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logoShaping Tomorrow's Built Environment Today

How Building Decarbonization Can Transform HVAC

By Peter Rumsey, P.E., Fellow ASHRAE; Jorlyn Le Garrec, Associate Member ASHRAE; Avril Levasseur, P.E., Associate Member ASHRAE

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©2021 This excerpt taken from the article of the same name which appeared in ASHRAE Journal, vol. 63, no. 9, September 2021.

About the Authors
Peter Rumsey, P.E., is the founder and CEO of Point Energy Innovations in San Francisco and cofounder of the Stanford Building Decarbonization Learning Accelerator in Stanford, Calif. Jorlyn Le Garrec is a project engineer, and Avril Levasseur, P.E., is an associate engineer at Point Energy Innovations in San Francisco.

By the end of 2050, 12 states and 160 cities have official goals to get 100% of their electricity from clean sources. California cities are leading the nation in building electrification legislation, with 28 cities having adopted all-electric requirements for new construction; 50 additional cities and counties have pending electrification legislation as of this writing. Much of the southeast U.S., where heating loads are light, already uses electric sources of heating. And, in moderate and cold climates a surge of interest exists in heat pump systems, which provide an efficient alternative to electric resistance for heating. This article explores heat pump systems as one way building decarbonization can transform HVAC.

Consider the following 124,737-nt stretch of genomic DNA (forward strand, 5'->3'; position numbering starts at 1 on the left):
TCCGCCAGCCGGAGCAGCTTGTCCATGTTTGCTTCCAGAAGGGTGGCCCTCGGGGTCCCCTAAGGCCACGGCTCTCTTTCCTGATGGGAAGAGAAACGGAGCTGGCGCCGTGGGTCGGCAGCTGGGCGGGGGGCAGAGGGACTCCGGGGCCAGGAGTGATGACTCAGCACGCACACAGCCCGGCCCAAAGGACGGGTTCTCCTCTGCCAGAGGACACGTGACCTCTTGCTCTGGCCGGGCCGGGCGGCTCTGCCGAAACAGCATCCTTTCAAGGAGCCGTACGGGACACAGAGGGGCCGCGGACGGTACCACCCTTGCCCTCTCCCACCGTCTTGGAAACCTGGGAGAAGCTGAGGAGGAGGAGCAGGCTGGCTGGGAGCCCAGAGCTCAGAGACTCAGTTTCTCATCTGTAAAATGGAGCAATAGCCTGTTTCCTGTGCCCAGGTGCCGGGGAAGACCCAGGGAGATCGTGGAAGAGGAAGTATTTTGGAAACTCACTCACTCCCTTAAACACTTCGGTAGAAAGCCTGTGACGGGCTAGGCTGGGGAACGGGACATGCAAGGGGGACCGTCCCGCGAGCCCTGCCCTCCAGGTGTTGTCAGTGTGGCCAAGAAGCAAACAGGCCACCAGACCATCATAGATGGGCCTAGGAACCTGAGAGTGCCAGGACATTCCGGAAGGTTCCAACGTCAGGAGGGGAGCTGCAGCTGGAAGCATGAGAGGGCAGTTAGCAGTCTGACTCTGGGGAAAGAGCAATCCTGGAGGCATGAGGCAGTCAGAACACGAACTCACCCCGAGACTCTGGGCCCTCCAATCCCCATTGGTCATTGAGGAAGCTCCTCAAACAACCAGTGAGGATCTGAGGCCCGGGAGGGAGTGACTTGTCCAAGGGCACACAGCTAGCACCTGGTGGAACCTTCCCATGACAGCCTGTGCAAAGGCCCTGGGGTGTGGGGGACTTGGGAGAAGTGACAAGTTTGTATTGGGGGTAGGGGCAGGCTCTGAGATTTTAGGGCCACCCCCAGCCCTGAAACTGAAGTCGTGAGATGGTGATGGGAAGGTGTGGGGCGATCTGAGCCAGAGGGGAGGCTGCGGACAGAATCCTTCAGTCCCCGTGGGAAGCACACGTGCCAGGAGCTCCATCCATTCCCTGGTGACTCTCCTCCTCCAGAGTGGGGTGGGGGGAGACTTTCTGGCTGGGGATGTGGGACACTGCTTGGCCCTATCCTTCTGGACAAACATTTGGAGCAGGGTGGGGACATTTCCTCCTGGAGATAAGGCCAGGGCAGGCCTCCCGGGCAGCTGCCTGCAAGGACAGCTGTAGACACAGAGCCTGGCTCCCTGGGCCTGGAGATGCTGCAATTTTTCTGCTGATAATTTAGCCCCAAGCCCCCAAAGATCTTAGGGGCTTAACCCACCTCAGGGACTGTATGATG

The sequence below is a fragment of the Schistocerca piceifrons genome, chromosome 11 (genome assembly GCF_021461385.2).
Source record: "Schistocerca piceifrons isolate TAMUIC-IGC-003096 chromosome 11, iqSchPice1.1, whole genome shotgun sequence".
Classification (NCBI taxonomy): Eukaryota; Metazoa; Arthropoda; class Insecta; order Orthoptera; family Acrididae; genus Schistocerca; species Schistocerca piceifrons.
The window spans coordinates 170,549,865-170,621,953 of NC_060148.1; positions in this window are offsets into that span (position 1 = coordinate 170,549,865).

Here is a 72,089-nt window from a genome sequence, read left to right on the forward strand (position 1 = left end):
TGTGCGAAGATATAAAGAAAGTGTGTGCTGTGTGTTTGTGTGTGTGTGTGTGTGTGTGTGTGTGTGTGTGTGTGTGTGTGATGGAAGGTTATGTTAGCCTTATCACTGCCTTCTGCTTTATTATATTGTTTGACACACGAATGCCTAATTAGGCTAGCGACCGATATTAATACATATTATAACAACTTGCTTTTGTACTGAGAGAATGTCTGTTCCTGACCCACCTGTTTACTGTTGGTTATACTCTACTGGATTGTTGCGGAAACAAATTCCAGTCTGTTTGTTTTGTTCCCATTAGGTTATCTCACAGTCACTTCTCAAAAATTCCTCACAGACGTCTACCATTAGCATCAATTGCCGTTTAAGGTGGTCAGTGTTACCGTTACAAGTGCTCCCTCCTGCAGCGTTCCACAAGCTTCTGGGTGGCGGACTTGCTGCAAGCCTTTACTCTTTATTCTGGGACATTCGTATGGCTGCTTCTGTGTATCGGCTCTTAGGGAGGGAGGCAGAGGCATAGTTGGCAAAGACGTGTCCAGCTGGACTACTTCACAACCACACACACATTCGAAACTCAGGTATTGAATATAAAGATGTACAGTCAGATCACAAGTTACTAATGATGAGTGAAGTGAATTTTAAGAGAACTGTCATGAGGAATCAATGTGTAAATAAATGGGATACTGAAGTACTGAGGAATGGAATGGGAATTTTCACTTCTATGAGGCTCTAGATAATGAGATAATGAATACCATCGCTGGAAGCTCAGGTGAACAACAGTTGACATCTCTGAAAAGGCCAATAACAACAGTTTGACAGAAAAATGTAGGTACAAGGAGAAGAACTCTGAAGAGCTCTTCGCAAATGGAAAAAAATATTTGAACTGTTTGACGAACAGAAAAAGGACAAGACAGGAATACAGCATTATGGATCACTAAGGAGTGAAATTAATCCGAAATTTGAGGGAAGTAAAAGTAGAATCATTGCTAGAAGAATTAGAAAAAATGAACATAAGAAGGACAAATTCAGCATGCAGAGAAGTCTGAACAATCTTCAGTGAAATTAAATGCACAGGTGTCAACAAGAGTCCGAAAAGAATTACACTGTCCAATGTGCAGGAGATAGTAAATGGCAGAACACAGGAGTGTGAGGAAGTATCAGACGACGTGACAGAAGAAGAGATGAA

Buildings in the U.S. account for 40% of carbon emissions. Eighty percent of that is from electricity use and the remainder is from the combustion of fossil fuels for heating and other uses at the building. Many states, utilities, and large corporations are moving to get electricity from clean, carbon neutral sources. Duke Energy, one of the largest investor owned utilities in the U.S., has committed to having 100% of its energy from carbon-neutral sources by 2050. In addition, many of the U.S.’s largest corporations including Apple, Microsoft, Kohl’s, Walmart and Bank of America have made commitments to achieve carbon neutrality or to get their electricity from carbon free sources, namely solar and wind energy.

It is clear that electricity is becoming the carbon free choice of energy for many in the U.S. Buildings that use natural gas and other fossil fuels for heating will be stuck producing carbon emissions, as electricity becomes increasingly carbon free. For that reason, many are starting to look at all-electric options for providing heat to buildings. An all electric building coupled with a renewable or carbon-free source of electricity is considered to be decarbonized in its operation.

In addition to operational carbon, buildings have embodied carbon. Embodied carbon is the total greenhouse gas emissions from the materials and the construction process throughout the life cycle of the building. While both embodied and operational carbon emissions must be reduced in a decarbonization effort, embodied carbon is a one-time carbon emission during the construction process. Operational carbon, on the other hand, is continuously emitted and significantly outweighs the embodied carbon over a 50-year lifetime of a building. This article will only be addressing operational carbon, which is where the responsibility of those in ASHRAE lies.

Building HVAC systems, water heating and even cooking will be transformed by the move to decarbonized buildings.

Grid Carbon Intensity

The ease of implementing building decarbonization is greatly dependent on the local electricity grid. A building owner is able to make the decision to eliminate on-site fossil fuel use and add photovoltaic (PV) panels to their building, but has no control over the source of energy at the utility level. Three potential scenarios exist for decarbonizing depending on the grid.

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